Firestone’s “Ballad of a Baseball Coach” is ALMOST perfect.

Firestone’s commercials are often pretty good. And although this newest one isn’t bad, it does contain a few minor oversights that should have been avoided.

The upside:

Catchy, rhyming copy. Copywriters have known for many, many years that poetic copy and catchy tunes really sell products. Especially if the copy involves storytelling. It all depends on the product, of course, but I think it works well in this commercial.

Plays on emotions. Dads who coach their kids and take them to games want to be remembered as a dad who cares. And this commercial’s song says This is dedicated to a guy we all know. Taught you how to hit and how to throw.” So this spot will relate well to its audience. The song also tells us that this great dad “keeps the team moving on his Firestones.” Which connects the product to doing something really worthwhile.

The downside:

Copy went slightly too far. At one point, the song lyrics say The players, umpires, folks in the stands, see the Firestone performance and think it’s grand.” The copy was great when it inspired its audience to do something wonderful and worthwhile with the product. But it went a bit too far when it claimed that other people see the guy’s tires and the performance that he gets out of them. Dads know that although people see them interacting with their kids and coaching them, people don’t notice them for their tires.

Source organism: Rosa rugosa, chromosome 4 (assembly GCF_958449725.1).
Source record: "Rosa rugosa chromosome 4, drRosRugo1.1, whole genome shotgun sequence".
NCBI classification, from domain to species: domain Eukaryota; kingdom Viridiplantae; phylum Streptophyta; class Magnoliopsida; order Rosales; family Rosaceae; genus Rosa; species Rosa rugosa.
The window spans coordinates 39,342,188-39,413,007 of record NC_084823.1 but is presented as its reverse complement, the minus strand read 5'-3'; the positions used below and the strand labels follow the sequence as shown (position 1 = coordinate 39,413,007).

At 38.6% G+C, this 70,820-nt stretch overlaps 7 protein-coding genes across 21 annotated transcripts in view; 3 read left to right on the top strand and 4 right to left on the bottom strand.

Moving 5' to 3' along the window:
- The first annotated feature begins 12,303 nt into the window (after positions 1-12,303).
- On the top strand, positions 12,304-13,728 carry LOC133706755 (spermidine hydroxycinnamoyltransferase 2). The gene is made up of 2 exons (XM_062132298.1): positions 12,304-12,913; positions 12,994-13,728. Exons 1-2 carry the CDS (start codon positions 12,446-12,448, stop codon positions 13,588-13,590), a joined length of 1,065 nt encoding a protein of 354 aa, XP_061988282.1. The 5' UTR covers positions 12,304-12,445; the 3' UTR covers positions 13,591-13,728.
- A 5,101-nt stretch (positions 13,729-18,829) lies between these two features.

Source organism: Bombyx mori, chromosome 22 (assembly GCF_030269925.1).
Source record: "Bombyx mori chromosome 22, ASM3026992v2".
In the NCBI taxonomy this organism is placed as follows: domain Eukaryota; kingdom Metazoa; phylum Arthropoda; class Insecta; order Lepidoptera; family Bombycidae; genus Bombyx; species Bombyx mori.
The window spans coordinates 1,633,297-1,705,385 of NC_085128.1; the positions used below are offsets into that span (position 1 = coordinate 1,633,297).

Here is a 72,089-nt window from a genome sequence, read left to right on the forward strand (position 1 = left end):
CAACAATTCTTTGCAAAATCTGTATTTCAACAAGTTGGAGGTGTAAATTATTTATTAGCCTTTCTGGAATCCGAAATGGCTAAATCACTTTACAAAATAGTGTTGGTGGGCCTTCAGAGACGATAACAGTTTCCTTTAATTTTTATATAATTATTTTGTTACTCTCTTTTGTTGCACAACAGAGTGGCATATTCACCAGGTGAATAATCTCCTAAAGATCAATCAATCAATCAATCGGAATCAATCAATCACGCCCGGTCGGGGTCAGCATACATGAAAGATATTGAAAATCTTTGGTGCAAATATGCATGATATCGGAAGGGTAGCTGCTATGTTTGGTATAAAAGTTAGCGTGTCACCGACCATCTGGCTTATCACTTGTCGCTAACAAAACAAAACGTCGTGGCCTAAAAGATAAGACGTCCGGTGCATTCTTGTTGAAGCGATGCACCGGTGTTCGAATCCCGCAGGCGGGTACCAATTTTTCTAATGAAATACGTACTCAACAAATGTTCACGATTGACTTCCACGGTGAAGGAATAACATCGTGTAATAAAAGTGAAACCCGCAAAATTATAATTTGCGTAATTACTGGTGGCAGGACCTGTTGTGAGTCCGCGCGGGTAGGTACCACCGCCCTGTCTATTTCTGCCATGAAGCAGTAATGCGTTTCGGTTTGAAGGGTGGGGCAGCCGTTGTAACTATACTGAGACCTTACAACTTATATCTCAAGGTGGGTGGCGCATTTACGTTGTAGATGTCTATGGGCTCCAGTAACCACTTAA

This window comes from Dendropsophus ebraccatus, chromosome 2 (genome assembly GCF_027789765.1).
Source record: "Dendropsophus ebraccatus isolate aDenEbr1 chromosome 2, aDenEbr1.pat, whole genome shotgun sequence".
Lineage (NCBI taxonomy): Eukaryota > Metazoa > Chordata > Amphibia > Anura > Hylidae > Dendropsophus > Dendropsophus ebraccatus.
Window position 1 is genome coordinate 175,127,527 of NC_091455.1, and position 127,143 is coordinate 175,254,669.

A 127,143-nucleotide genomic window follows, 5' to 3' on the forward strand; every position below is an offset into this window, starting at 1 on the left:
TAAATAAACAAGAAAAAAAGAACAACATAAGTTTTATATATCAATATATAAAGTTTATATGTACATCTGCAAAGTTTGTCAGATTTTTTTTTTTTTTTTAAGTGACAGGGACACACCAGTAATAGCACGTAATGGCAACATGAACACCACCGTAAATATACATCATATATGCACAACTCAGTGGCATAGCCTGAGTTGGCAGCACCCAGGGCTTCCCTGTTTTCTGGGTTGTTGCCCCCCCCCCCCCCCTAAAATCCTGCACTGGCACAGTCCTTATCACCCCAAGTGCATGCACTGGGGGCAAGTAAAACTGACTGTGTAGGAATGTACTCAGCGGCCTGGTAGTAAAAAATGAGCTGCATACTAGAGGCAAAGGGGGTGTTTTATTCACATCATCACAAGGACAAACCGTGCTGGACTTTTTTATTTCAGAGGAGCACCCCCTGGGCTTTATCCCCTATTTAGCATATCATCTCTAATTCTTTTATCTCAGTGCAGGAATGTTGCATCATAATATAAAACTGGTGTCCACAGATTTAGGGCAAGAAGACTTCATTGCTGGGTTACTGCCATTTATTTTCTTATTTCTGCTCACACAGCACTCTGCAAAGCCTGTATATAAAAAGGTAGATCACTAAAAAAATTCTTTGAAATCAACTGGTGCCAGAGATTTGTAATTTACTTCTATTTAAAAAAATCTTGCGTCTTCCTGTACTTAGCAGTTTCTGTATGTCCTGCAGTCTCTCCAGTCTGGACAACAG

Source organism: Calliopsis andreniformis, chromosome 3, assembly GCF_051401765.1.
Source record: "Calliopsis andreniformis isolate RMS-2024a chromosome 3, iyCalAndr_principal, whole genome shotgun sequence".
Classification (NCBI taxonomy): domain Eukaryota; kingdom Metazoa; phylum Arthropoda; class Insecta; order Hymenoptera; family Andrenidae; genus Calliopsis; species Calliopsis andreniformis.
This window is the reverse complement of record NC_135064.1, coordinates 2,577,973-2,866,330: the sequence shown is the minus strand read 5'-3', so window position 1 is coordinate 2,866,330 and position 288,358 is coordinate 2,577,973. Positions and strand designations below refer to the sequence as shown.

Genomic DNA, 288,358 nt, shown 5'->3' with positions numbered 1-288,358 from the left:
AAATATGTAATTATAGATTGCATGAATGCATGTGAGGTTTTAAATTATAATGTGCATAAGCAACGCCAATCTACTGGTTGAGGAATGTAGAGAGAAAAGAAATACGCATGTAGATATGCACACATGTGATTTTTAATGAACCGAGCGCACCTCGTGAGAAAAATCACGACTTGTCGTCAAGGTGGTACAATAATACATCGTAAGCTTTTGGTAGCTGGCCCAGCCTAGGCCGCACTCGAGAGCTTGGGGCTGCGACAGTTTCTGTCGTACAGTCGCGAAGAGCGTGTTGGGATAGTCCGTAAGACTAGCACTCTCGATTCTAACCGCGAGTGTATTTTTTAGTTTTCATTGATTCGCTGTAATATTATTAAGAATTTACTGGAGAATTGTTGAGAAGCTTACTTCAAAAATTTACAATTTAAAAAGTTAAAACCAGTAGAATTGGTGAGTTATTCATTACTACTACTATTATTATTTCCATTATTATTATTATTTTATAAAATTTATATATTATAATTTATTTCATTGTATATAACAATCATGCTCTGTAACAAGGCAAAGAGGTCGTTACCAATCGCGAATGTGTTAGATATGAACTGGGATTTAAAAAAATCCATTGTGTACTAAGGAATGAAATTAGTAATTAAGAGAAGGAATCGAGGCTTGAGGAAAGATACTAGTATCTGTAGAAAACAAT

A weird visual that didn’t belong. The commercial is supposed to be about a dad that takes his kids to games on his Firestone tires. So the visuals should include nothing but the dad, his truck, the kids, the tires, and the game. What on earth is a group of elderly croquet players doing in this commercial? And why are they singing along with the tune? This distracts the audience from the message.

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